From Alaska - reportage

From Karla Fetrow - How is to live, think and eat in Alaska ?

Karla Fetrow correspondance for Micmag - 
If you said we were a state within the United States of America, you would be correct. If you said we were a country, you would also be correct, because culturally, Alaska is as different from the Continental United States of America as Hawaii. Alaska has the highest minority percentage of any state

Ph. Small town life, Hope, Alaska ©Karla Fetrow

Alaska Defined for the Modern Era

If you said we were a state within the United States of America, you would be correct. If you said we were a country, you would also be correct, because culturally, Alaska is as different from the Continental United States of America as Hawaii. At sixty-three percent mixed or minority race, Alaska has the highest minority percentage of any state except Hawaii.

Hawaii is separated from the US mainland by 2,397 miles (3,857 kilometers) of open ocean. Alaska is separated from the US by the second largest country in the world. The distance from the Continental US/Canadian border to Alaska is 2,834 miles (4,561 kilometers) over open terrain and through three mountain ranges. If Alaska was its own country, it would be the 27th largest country in the world. It would also be the least populated apart from Greenland and Iceland.

"Despite our isolation, we are not isolationists"

Understanding both the size and population is part of understanding Alaskans. The average village and small town, contains no more than two thousand people and these settlements are scattered over a hundred miles apart. Many of our citizens never meet anyone except the people they grew up with unless they visit the “big cities” of Anchorage or Fairbanks.

Despite our isolation, we are not isolationists. We are a tight family. Everybody is a friend or a cousin of someone we know. We enjoy receiving guests and relish showing visitors the sights. Even the hermits are happy to play host in their subsistence cabins. They will talk for three hours straight without taking a breath, fix a dinner, then hustle the visitor off for the evening.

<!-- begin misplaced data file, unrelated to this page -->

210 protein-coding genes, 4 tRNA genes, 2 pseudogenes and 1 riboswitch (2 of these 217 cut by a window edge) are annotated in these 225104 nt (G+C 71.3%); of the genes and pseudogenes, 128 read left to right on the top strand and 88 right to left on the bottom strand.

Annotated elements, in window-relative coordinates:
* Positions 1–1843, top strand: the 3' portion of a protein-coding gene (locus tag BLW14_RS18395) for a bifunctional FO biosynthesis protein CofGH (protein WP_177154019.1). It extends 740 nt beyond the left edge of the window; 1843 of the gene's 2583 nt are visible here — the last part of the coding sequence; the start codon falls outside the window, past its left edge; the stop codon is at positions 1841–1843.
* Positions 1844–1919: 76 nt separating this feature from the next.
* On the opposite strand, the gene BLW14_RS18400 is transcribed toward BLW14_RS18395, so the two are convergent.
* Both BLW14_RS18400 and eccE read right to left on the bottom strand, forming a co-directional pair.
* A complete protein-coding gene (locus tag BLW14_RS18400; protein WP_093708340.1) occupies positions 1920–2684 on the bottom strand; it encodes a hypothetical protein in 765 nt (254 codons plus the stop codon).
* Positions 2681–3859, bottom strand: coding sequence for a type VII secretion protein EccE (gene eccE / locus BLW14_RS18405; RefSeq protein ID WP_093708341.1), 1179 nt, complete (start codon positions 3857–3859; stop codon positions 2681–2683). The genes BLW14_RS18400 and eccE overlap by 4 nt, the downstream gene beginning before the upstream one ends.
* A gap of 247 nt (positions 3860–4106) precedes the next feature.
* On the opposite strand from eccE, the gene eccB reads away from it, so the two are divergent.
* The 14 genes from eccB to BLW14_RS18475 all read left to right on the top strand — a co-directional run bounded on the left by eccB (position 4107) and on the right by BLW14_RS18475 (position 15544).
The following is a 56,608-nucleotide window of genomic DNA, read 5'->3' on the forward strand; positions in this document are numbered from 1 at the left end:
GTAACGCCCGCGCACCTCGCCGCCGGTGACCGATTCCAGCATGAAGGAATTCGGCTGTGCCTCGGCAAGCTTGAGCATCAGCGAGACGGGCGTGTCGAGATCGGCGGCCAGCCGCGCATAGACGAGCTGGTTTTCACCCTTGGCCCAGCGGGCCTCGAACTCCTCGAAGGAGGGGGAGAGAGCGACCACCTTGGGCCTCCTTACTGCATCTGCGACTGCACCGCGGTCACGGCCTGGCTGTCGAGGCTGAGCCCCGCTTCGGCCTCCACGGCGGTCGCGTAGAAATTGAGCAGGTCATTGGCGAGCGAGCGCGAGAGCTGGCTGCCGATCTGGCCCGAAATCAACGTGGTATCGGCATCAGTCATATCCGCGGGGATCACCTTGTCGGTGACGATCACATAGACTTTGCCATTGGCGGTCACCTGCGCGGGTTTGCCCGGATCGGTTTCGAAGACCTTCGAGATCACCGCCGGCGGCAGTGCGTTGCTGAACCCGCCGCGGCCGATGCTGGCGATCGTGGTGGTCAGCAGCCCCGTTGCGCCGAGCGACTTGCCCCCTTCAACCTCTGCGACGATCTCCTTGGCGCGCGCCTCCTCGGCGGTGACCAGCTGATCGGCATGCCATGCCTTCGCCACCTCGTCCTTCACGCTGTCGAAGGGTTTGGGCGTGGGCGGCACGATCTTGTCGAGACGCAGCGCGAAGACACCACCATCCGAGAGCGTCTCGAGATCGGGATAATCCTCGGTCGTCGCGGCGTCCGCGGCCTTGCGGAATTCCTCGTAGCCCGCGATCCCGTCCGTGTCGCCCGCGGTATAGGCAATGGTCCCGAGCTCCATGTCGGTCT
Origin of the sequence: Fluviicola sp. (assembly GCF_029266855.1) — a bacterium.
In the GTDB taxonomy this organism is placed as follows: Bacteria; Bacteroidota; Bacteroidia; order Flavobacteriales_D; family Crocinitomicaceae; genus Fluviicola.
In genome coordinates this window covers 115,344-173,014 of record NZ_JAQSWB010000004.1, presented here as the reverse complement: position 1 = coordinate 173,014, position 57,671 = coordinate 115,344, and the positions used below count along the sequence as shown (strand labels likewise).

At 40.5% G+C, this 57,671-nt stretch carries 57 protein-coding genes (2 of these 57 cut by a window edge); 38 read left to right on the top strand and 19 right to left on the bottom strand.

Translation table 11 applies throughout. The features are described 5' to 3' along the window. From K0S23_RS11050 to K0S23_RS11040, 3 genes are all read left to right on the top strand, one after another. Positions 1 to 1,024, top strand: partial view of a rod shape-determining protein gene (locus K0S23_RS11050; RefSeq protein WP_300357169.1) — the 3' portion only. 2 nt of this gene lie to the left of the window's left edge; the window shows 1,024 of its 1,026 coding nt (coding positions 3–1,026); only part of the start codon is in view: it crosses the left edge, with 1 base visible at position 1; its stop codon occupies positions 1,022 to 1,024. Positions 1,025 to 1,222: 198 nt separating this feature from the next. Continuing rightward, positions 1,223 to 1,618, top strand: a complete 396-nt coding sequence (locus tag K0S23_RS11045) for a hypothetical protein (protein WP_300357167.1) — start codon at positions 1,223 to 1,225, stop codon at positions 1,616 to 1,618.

We grow up learning to hunt, fish, harvest wild plants and to grow vegetable gardens. It’s part of our survival. Grocery prices are high, and most groceries are shipped in from the Continental US. In the far north, watermelon can sell as high as $23.00 a pound and a gallon of milk for $53.00. One of the methods used for beating the high delivery prices is for one person from the village to collect all the handcrafts and furs the village wanted to sell and fly into Anchorage where groceries are cheaper, trading the goods to local shops that sell Native Alaskan products and returning with the items on the village wish-list.

We are the Salmon People

Our livelihoods are directly dependent on the healthy cycles of the wild Pacific Salmon. Typically, the first job teenagers land when breaking into the work world is in the fishing industry; either on the boats or with the canneries. Our fishing industry rivals tourism as our second greatest resource, next to oil. In fact, without fishing, there wouldn’t be a million tourists each year crowding the Seward Harbor and Homer’s Bristol Bay. Fishing is the first attraction, with all our lovely glaciers and splendid mountains moving into second place.